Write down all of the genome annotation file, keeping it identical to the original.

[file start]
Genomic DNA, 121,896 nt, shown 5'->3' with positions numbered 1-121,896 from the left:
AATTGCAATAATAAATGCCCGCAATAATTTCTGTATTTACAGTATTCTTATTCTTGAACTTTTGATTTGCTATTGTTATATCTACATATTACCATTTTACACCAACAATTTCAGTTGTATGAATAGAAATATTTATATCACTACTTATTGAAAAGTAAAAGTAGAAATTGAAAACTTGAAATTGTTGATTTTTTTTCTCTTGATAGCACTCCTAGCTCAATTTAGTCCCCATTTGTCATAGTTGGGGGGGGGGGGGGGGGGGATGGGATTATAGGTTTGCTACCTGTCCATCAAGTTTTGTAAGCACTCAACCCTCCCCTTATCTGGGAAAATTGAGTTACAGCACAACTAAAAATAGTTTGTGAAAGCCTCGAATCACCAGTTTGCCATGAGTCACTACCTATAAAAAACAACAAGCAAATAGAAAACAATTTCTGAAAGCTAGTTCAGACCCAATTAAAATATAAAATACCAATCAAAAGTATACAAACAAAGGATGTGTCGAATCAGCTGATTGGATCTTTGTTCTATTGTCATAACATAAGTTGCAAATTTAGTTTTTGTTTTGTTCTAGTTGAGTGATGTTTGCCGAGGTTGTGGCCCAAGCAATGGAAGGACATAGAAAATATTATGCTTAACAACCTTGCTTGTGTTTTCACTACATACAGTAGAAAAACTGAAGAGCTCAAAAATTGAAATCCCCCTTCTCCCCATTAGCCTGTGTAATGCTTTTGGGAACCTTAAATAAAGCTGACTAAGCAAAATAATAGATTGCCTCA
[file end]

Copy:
Genomic DNA, 121,896 nt, shown 5'->3' with positions numbered 1-121,896 from the left:
AATTGCAATAATAAATGCCCGCAATAATTTCTGTATTTACAGTATTCTTATTCTTGAACTTTTGATTTGCTATTGTTATATCTACATATTACCATTTTACACCAACAATTTCAGTTGTATGAATAGAAATATTTATATCACTACTTATTGAAAAGTAAAAGTAGAAATTGAAAACTTGAAATTGTTGATTTTTTTTCTCTTGATAGCACTCCTAGCTCAATTTAGTCCCCATTTGTCATAGTTGGGGGGGGGGGGGGGGGGGATGGGATTATAGGTTTGCTACCTGTCCATCAAGTTTTGTAAGCACTCAACCCTCCCCTTATCTGGGAAAATTGAGTTACAGCACAACTAAAAATAGTTTGTGAAAGCCTCGAATCACCAGTTTGCCATGAGTCACTACCTATAAAAAACAACAAGCAAATAGAAAACAATTTCTGAAAGCTAGTTCAGACCCAATTAAAATATAAAATACCAATCAAAAGTATACAAACAAAGGATGTGTCGAATCAGCTGATTGGATCTTTGTTCTATTGTCATAACATAAGTTGCAAATTTAGTTTTTGTTTTGTTCTAGTTGAGTGATGTTTGCCGAGGTTGTGGCCCAAGCAATGGAAGGACATAGAAAATATTATGCTTAACAACCTTGCTTGTGTTTTCACTACATACAGTAGAAAAACTGAAGAGCTCAAAAATTGAAATCCCCCTTCTCCCCATTAGCCTGTGTAATGCTTTTGGGAACCTTAAATAAAGCTGACTAAGCAAAATAATAGATTGCCTCA